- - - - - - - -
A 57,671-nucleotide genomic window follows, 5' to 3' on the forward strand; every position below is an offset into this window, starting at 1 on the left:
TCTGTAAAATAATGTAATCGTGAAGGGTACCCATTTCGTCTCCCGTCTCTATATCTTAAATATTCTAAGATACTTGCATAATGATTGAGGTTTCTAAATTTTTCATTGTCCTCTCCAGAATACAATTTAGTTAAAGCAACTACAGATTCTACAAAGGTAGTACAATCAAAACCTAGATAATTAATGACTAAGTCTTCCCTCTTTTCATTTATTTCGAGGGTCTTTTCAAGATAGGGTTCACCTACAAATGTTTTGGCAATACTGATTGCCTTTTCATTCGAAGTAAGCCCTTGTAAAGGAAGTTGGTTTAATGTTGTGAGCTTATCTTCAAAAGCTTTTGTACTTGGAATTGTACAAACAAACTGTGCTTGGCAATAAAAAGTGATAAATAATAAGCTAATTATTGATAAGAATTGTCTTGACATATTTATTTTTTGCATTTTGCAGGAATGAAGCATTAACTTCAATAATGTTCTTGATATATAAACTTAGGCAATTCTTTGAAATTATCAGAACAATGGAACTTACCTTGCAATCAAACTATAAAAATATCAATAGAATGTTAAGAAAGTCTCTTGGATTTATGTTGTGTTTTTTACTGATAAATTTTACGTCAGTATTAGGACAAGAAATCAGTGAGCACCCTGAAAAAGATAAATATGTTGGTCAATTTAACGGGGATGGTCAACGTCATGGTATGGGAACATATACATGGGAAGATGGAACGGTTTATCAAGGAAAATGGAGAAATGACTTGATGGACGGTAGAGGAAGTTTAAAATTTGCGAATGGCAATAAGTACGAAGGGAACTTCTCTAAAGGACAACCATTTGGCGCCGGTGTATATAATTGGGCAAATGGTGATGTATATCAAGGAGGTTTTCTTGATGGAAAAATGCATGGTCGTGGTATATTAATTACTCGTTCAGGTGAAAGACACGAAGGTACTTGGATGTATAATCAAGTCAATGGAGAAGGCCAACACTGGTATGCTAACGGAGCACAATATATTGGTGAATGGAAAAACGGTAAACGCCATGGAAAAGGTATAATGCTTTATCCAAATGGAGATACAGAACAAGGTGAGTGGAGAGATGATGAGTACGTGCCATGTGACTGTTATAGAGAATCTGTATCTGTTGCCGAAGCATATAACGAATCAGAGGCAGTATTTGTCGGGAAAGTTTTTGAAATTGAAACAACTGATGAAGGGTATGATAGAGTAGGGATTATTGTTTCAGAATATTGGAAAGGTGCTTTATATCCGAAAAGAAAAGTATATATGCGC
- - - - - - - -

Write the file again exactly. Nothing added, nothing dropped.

A 57,671-nucleotide genomic window follows, 5' to 3' on the forward strand; every position below is an offset into this window, starting at 1 on the left:
TCTGTAAAATAATGTAATCGTGAAGGGTACCCATTTCGTCTCCCGTCTCTATATCTTAAATATTCTAAGATACTTGCATAATGATTGAGGTTTCTAAATTTTTCATTGTCCTCTCCAGAATACAATTTAGTTAAAGCAACTACAGATTCTACAAAGGTAGTACAATCAAAACCTAGATAATTAATGACTAAGTCTTCCCTCTTTTCATTTATTTCGAGGGTCTTTTCAAGATAGGGTTCACCTACAAATGTTTTGGCAATACTGATTGCCTTTTCATTCGAAGTAAGCCCTTGTAAAGGAAGTTGGTTTAATGTTGTGAGCTTATCTTCAAAAGCTTTTGTACTTGGAATTGTACAAACAAACTGTGCTTGGCAATAAAAAGTGATAAATAATAAGCTAATTATTGATAAGAATTGTCTTGACATATTTATTTTTTGCATTTTGCAGGAATGAAGCATTAACTTCAATAATGTTCTTGATATATAAACTTAGGCAATTCTTTGAAATTATCAGAACAATGGAACTTACCTTGCAATCAAACTATAAAAATATCAATAGAATGTTAAGAAAGTCTCTTGGATTTATGTTGTGTTTTTTACTGATAAATTTTACGTCAGTATTAGGACAAGAAATCAGTGAGCACCCTGAAAAAGATAAATATGTTGGTCAATTTAACGGGGATGGTCAACGTCATGGTATGGGAACATATACATGGGAAGATGGAACGGTTTATCAAGGAAAATGGAGAAATGACTTGATGGACGGTAGAGGAAGTTTAAAATTTGCGAATGGCAATAAGTACGAAGGGAACTTCTCTAAAGGACAACCATTTGGCGCCGGTGTATATAATTGGGCAAATGGTGATGTATATCAAGGAGGTTTTCTTGATGGAAAAATGCATGGTCGTGGTATATTAATTACTCGTTCAGGTGAAAGACACGAAGGTACTTGGATGTATAATCAAGTCAATGGAGAAGGCCAACACTGGTATGCTAACGGAGCACAATATATTGGTGAATGGAAAAACGGTAAACGCCATGGAAAAGGTATAATGCTTTATCCAAATGGAGATACAGAACAAGGTGAGTGGAGAGATGATGAGTACGTGCCATGTGACTGTTATAGAGAATCTGTATCTGTTGCCGAAGCATATAACGAATCAGAGGCAGTATTTGTCGGGAAAGTTTTTGAAATTGAAACAACTGATGAAGGGTATGATAGAGTAGGGATTATTGTTTCAGAATATTGGAAAGGTGCTTTATATCCGAAAAGAAAAGTATATATGCGC